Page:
SQL licensing is the 2nd most confusing thing in the world (right behind the steps necessary to publish an ERP mobile dashboard). I’ll tell you what I recall, but you should ask your CAM to consult with Ivan Ban at Epicor, who manages the Microsoft reseller agreement for Epicor. I can loop you all into a call, if you like.
For years there have been two types of SQL licenses: runtime and full-use. As you mentioned, the runtime license is (conceptually) embedded in the ERP application and is meant to hold Epicor ERP databases and connections from other applications is not allowed. The full-use license removes that restriction.
My understanding is that Microsoft has stopped offering the runtime option – if there’s some way it’s still available through Epicor, it’s the best deal. But a lot of companies weren’t adhering to the license restrictions, which is why I think Microsoft killed off the runtime version. Epicor is (was?) required to sell “embedded maintenance” with SQL Server runtime, which provided next version rights.
Under the full-use licensing, you can purchase a “Software Assurance” subscription for SQL Server which provides rights to the next version of SQL Server, license portability to cloud servers (if that’s applicable to you), and allows you to establish a standby SQL Server for high availability. I think Software Assurance runs ~15% of the SQL purchase price per year.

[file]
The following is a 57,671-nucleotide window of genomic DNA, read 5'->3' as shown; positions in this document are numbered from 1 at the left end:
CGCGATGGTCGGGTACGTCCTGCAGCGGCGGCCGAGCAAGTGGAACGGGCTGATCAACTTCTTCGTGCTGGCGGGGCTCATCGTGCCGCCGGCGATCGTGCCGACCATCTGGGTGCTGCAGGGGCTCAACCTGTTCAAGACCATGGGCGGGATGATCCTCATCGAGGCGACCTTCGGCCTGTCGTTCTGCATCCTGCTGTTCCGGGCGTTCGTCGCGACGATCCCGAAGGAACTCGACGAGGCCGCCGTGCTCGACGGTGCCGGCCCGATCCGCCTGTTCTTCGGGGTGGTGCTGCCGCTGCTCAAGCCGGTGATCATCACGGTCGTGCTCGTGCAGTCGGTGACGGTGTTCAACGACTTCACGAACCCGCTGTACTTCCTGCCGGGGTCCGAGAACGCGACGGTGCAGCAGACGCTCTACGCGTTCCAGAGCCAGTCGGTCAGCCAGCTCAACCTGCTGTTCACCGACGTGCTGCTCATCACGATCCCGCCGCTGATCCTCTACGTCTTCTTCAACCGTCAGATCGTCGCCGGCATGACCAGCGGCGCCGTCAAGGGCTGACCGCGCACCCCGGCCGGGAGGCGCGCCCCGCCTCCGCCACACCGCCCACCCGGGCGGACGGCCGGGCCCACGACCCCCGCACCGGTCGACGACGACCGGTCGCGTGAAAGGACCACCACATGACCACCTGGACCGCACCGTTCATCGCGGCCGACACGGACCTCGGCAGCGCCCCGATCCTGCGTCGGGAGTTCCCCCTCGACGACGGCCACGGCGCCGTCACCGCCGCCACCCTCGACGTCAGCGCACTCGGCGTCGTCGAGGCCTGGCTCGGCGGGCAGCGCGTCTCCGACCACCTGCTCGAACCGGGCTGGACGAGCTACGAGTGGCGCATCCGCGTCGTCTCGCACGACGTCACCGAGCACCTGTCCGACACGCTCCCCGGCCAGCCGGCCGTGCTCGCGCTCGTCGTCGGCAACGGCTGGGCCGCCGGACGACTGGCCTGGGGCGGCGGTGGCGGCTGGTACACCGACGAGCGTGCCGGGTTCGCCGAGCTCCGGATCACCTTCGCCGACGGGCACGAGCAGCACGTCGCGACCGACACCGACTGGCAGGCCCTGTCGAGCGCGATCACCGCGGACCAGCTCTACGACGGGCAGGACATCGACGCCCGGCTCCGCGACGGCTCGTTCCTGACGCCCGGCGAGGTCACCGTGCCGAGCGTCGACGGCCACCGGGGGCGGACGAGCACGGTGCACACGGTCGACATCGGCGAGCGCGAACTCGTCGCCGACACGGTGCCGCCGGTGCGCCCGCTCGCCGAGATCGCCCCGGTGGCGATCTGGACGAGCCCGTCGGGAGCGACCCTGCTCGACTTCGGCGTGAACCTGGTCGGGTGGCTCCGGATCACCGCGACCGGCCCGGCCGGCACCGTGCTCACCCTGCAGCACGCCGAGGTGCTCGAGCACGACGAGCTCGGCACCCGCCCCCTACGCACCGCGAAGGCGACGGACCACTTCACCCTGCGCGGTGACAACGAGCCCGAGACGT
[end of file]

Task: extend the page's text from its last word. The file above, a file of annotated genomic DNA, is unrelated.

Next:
You need one CAL per ERP user (full ERP client + MES) and a CAL for the ERP application server(s) or any other server machines connecting to the database. So you’re CALculations (see what I did there?) look right, except for the web services part. You do not need a CAL for each web service license because the licensing is covered by the (one) CAL for the machine hosting the web services. So figure 15 CALs (client + MES), plus one CAL for the app server, and CAL each – if needed – for other machines connecting to ERP or the DB (reporting server, Service Connect, etc.).
The number of CALs has nothing to do with the number of connections to the database or throughput, so no worries there.
I think CALs can be bought for about $220 each, which together with the $3200-ish server license (I guessed 17 CALs) comes to under $7K (not including software assurance). I think that’s probably less than going with the per core pricing which is something like $3600 per 2-cores.
Hope this helps, but please take all this to your CAM for final clarification. Let me know if you have further questions.
Congratulations on your uplift to ERP 10. I think you’ll find the new system more reliable and faster in a lot of respects (especially BAQs). We are pouring a ton of investment into ERP 10, especially on the UX and operational analytics features over the next two years. Let me know if I can help resolve any snags during the migration process.